The capital boasts enough galleries to satisfy every artistic preference, and with many national collections offering free entry, a day out at the art galleries is always a great idea. Here are just a few suggestions.
The centre piece of the famous Trafalgar square, the National Gallery is impressive from both the outside and in. Housing one of the greatest collections of paintings in the world, this is an essential art gallery to visit whilst in London. It has a lovely café and gift shop, and entrance to the gallery is completely free. The National Portrait Gallery next door is also worth a visit, however it is currently under renovation until 2023.
2. Tate Britain
The oldest of the two London Tate galleries, Tate Britain opened in1897 in Millbank, Westminster. The gallery houses a national collection of British art as well as international modern and contemporary art from the year 1500 to modern day, a collection which consists of nearly 70000 artworks. Entrance to this gallery is also free .
3. Tate Modern
Standing in the former Bankside Power Station in Southwark Borough, Tate Modern was the sixth most visited art gallery in the world in 2018, and the most visited in Britain. As the name suggests, this gallery is all about the modern, with all British artwork dating back no further than 1900. It also houses a range of international modern and contemporary art. However, if this is not your thing, it is still worth looking up the temporary exhibitions, as these vary in content and are not all quite so dramatically modern. The main gallery space is free to enter although you will have to pay to visit temporary exhibitions.
One of my personal favourites. Despite being named a museum, the V&A is the world’s leading museum of art and design, so is a must see for art enthusiasts. It houses a permanent collection of over 2.3 million objects from a time period spanning 5000 years, including many of the UK’s national collections. Its setting of beautiful Victorian buildings was originally a Museum of Manufactures in 1852. In 1899 the foundation stone for the museum itself was laid by Queen Victoria and since then it has developed into the state-of-the-art galleries we see now.
Founded in 1768 in London’s West End on Piccadilly, the renowned Royal Academy of Arts is the oldest fine arts institution in Britain. Focusing on temporary and touring exhibitions, it has a continuously changing and ever fresh programme of exhibitions. The Summer Exhibition showcases particular works from up and coming artists and by academicians.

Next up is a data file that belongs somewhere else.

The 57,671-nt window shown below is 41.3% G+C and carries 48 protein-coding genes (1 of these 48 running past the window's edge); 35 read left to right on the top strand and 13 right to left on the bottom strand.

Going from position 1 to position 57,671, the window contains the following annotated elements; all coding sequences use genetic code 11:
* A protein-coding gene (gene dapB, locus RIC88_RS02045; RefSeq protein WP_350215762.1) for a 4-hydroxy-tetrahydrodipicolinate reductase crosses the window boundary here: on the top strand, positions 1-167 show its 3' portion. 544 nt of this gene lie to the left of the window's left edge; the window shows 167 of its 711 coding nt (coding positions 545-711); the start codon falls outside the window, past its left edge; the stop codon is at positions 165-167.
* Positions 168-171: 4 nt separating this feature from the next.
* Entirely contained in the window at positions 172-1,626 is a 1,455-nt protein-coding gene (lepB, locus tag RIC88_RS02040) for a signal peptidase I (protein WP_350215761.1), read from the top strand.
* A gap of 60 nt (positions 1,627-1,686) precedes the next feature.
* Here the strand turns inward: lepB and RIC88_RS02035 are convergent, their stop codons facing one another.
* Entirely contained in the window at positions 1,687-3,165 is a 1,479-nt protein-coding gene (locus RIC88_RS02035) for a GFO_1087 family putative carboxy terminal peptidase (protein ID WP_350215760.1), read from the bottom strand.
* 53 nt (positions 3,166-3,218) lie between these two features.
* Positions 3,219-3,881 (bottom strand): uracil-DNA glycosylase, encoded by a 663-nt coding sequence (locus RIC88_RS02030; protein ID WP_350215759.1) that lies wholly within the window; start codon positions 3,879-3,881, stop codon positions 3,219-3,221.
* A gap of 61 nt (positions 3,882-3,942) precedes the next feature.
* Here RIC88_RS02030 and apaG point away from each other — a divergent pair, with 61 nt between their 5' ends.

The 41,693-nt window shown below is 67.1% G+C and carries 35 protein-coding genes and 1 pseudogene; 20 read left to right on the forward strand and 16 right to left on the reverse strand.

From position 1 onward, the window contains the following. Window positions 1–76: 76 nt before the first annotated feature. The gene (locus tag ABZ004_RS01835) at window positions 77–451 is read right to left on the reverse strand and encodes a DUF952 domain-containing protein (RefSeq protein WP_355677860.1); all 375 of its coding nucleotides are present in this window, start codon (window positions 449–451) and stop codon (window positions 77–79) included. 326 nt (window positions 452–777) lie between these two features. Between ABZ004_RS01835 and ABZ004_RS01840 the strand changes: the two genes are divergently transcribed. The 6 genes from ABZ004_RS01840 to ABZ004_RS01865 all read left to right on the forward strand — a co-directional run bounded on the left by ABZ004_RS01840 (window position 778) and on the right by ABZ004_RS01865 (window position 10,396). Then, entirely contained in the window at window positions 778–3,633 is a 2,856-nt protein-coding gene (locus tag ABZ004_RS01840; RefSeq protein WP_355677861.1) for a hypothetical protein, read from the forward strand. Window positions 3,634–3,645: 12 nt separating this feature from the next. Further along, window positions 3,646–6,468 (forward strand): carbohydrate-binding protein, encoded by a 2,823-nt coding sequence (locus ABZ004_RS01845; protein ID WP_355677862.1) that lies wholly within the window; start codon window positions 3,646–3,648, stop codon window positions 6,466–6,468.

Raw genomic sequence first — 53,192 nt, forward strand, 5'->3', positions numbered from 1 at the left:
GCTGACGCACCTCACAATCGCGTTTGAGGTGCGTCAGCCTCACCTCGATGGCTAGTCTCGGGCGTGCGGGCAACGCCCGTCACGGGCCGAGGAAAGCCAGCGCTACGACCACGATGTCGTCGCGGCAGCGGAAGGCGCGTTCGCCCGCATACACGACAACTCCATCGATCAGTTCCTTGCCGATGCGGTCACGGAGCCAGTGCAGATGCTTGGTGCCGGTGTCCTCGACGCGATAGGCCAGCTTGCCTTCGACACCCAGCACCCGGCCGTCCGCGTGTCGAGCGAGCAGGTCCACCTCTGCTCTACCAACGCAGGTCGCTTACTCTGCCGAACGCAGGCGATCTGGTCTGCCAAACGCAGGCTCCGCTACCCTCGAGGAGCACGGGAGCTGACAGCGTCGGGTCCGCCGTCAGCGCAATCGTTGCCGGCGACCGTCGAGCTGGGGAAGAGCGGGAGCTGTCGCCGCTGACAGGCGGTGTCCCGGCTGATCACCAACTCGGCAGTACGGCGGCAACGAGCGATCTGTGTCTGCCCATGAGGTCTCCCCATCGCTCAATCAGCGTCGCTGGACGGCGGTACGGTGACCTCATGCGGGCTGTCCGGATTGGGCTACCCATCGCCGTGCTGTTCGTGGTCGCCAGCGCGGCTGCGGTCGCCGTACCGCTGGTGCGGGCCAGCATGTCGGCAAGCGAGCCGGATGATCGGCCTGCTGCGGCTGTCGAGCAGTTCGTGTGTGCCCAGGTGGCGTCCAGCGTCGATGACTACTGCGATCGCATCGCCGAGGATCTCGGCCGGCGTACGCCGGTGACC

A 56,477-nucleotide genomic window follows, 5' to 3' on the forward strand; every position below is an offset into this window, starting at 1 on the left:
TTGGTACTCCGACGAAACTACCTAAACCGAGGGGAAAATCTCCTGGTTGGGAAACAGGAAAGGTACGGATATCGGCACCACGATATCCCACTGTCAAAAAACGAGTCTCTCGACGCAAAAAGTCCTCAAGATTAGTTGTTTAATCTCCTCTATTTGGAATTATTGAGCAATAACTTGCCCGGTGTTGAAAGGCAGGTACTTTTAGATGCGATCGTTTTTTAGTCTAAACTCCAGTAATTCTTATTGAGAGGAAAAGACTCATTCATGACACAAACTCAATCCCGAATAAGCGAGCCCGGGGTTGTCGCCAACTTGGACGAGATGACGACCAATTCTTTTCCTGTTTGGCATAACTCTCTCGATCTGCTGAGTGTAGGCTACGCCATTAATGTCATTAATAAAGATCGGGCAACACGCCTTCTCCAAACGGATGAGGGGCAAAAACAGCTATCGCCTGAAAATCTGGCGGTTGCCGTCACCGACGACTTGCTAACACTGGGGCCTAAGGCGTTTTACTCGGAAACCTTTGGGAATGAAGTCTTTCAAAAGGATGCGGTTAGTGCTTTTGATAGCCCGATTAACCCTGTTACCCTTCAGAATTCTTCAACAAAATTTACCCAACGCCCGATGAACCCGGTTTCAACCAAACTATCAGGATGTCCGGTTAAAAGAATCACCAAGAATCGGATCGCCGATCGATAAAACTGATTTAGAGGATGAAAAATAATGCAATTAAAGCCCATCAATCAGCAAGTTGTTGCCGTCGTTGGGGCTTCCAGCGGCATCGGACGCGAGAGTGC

Established in 1970 and housed in a former 1930s tea pavilion in the middle of Hyde Park, Serpentine Gallery offers a range of contemporary art and architecture. The Serpentine Pavillion is also a site for international architectural experimentation and changes each year.
7. Serpentine Sackler Gallery
In 2013 the Serpentine Sackler Gallery was built from The Magazine, a former gunpowder store dating back to 1805. Just a few minutes walk from the Serpentine Gallery via its namesake, Serpentine Bridge, this gallery offers 900 square metres of exhibition space as well as a shop, restaurant and social space.
Located in Dulwich, Southwark, this was the world’s first purpose built art gallery was built over 200 years ago by founders who wanted to make art accessible to the many. Today it houses an amazing collection of painters, from British Tudor portraits to 19th century British paintings, with plenty of French, Spanish and Italian Baroque paintings too.
The Barbican Art Gallery forms part of the larger Barbican arts centre. The gallery has a constantly changing programme featuring work by major photographers and fine artists, and also hosts design exhibitions. The Barbican’s Curve, home to an exciting series of new art commissions which have been created especially for the space, is also worth a visit.
Founded in 1901 with the goal to provide accessible art for the east London community, Whitechapel Gallery houses a great collection of contemporary art. It has become internationally acclaimed for its exhibitions, as well as its event and education programmes. It has also premiered some big names in the art world, including Frida Kahlo, Jackson Pollock, and Mark Rothko.